In March 2016, the FBI investigated Atchison after he made comments online about planning a mass shooting. However, authorities dropped the case after they found no evidence he had guns or plans for a crime.
“He was cooperative,” Albuquerque FBI Special Agent Terry Wade said at a news conference shortly after the shooting, recalling the 2016 investigation. “He told us that he enjoyed trolling on the internet.”
Authorities believe Atchison purchased the 9 mm Glock a month before the attack at Aztec High School.
The Southern Poverty Law Center’s report says the first killer with direct ties to the alt-right is Elliot Rodger, who as a college sophomore at the University of California-Santa Barbara went on a killing spree in Isla Vista, California, that left six dead and 14 wounded.
The report says Rodger, too, was considered to be a marginalized youth, unable to find friends or a girlfriend in college, who then found some sense of community in the fringe alt-right that typically scapegoats personal shortcomings on other ethnicities or women.
“Alt-right propaganda is intentionally designed to foster feelings of grievance, injustice, and animosity, particularly against those considered threats to ‘western civilization’ – otherwise known as people of color, immigrants and other marginalized communities,” the SPLC report said.
The center says the violence is unlikely to abate, because “the alt-right is redoubling its efforts at youth recruitment, intensifying its rhetoric and calling for radical, individual action.”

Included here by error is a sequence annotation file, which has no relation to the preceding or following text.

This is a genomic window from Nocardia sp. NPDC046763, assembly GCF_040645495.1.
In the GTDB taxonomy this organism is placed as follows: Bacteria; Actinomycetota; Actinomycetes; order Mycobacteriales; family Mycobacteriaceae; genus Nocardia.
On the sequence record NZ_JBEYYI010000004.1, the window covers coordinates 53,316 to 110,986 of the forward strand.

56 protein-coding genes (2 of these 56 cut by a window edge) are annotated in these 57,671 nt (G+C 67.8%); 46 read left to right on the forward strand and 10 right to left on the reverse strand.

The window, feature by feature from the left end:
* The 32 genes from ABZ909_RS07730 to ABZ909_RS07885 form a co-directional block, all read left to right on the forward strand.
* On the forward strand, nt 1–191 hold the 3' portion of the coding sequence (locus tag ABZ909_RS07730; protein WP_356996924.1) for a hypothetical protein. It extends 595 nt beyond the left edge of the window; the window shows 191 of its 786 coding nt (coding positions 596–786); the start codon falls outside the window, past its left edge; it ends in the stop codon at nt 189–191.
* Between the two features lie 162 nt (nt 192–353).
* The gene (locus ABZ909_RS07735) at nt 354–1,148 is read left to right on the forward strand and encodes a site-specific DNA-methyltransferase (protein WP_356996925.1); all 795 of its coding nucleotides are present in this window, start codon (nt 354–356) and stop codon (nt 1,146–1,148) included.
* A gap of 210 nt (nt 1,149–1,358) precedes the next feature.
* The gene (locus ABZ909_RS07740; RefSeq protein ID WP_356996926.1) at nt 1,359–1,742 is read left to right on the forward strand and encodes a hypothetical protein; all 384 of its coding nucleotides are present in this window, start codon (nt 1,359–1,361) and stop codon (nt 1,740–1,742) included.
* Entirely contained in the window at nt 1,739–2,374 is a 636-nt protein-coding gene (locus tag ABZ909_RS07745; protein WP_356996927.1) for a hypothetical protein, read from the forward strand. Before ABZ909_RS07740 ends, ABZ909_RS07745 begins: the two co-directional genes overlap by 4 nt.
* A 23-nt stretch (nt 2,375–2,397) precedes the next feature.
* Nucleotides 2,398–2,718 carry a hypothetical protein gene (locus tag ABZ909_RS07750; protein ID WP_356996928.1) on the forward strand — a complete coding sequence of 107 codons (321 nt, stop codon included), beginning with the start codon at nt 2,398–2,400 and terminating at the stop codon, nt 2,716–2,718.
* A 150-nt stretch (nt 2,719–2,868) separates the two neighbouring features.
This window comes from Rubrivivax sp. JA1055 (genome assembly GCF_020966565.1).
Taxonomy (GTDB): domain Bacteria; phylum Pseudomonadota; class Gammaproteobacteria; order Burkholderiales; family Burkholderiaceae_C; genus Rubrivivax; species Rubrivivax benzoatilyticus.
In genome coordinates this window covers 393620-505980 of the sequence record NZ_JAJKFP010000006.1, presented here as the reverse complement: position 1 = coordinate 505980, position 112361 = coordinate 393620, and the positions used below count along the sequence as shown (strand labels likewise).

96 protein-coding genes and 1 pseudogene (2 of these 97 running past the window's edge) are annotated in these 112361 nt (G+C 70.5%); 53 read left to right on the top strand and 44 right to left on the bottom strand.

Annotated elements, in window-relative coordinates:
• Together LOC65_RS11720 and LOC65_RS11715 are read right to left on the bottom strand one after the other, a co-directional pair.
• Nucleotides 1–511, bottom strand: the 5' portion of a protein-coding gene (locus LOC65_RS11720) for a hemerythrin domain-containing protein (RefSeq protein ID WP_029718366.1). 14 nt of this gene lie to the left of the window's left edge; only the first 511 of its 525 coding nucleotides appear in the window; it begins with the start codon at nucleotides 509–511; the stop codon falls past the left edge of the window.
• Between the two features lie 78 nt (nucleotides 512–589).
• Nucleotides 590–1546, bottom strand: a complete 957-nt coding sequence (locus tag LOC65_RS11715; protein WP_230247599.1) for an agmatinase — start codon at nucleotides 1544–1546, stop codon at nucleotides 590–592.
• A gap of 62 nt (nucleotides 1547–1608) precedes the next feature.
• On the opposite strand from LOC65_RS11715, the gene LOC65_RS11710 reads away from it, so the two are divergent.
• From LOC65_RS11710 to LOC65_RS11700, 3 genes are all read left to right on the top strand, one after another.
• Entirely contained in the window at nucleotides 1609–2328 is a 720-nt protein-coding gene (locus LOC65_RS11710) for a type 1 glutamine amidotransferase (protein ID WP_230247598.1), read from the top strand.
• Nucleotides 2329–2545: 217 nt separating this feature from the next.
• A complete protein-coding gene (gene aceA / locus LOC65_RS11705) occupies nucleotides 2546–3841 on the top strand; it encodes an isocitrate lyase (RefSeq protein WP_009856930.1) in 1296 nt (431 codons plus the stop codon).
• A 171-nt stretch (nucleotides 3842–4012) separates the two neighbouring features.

In August, 20-year-old James Alex Fields drove a car into a crowd of protesters in Charlottesville, Virginia, killing a 32-year-old-woman and injuring 19 others. News stories reported that Fields had an obsession with Nazis and had an association to Vanguard America, a white nationalist, neo-Nazi group.
“The internet has changed a lot of things,” Ryan Lenz, with SPLC, told The Daily Beast. “Make it much easier for an alienated, isolated kid to find communities where they feel they belong. And it sometimes goes unchecked because of how the alt-right has presented itself: It’s just irony. It’s for the lulz.”
The New Mexico San Juan County Sheriff’s Office and FBI bureau in Albuquerque have yet to release a final motive for Atchison’s attack. Neither agency responded to The Durango Herald’s requests for comment.
The Daily Beast, drawing from Atchison’s more personal posts to Live Journal, said Atchison dropped out of 10th grade because he suffered from anxiety and a “backwards as hell” culture at school. He had a 3.5 GPA but had social issues, no friends and had trouble finding work.
Three years before the shooting, Atchison pleaded for help in a September 2014 post called “Stuck in a Rural Redneck Town.”
“Look, I’m sorry if I’m rude and hateful or anything, but I don’t know what to do. I’ve lived no life for nearly 19 years, most of which was in the miserable ass sun-belt. Did you know new mexico has the fourth highest suicide rate?”
“Should I escape this dump or deal with it? How can I become polite and make some friends out there in this world?”
More than 230 people viewed the post, but no one responded, The Daily Beast reported.